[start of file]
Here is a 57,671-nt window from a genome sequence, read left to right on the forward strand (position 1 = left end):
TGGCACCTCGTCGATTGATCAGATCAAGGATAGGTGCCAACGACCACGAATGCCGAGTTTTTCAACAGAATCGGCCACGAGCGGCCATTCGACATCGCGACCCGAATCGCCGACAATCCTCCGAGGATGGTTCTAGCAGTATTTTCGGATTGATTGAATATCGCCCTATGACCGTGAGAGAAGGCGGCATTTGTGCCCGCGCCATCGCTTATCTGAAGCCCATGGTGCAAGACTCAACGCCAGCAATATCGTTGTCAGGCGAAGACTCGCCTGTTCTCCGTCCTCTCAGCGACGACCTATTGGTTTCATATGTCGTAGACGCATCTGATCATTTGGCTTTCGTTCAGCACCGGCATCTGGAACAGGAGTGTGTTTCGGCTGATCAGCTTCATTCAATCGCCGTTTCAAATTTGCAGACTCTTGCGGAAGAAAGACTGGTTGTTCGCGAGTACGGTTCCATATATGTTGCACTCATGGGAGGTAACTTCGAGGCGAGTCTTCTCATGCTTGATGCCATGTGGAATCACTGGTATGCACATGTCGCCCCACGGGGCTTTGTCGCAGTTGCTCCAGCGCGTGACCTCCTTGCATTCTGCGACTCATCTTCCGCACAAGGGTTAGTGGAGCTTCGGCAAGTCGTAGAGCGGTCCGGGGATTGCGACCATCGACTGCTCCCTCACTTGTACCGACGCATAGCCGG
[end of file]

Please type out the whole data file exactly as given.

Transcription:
Here is a 57,671-nt window from a genome sequence, read left to right on the forward strand (position 1 = left end):
TGGCACCTCGTCGATTGATCAGATCAAGGATAGGTGCCAACGACCACGAATGCCGAGTTTTTCAACAGAATCGGCCACGAGCGGCCATTCGACATCGCGACCCGAATCGCCGACAATCCTCCGAGGATGGTTCTAGCAGTATTTTCGGATTGATTGAATATCGCCCTATGACCGTGAGAGAAGGCGGCATTTGTGCCCGCGCCATCGCTTATCTGAAGCCCATGGTGCAAGACTCAACGCCAGCAATATCGTTGTCAGGCGAAGACTCGCCTGTTCTCCGTCCTCTCAGCGACGACCTATTGGTTTCATATGTCGTAGACGCATCTGATCATTTGGCTTTCGTTCAGCACCGGCATCTGGAACAGGAGTGTGTTTCGGCTGATCAGCTTCATTCAATCGCCGTTTCAAATTTGCAGACTCTTGCGGAAGAAAGACTGGTTGTTCGCGAGTACGGTTCCATATATGTTGCACTCATGGGAGGTAACTTCGAGGCGAGTCTTCTCATGCTTGATGCCATGTGGAATCACTGGTATGCACATGTCGCCCCACGGGGCTTTGTCGCAGTTGCTCCAGCGCGTGACCTCCTTGCATTCTGCGACTCATCTTCCGCACAAGGGTTAGTGGAGCTTCGGCAAGTCGTAGAGCGGTCCGGGGATTGCGACCATCGACTGCTCCCTCACTTGTACCGACGCATAGCCGG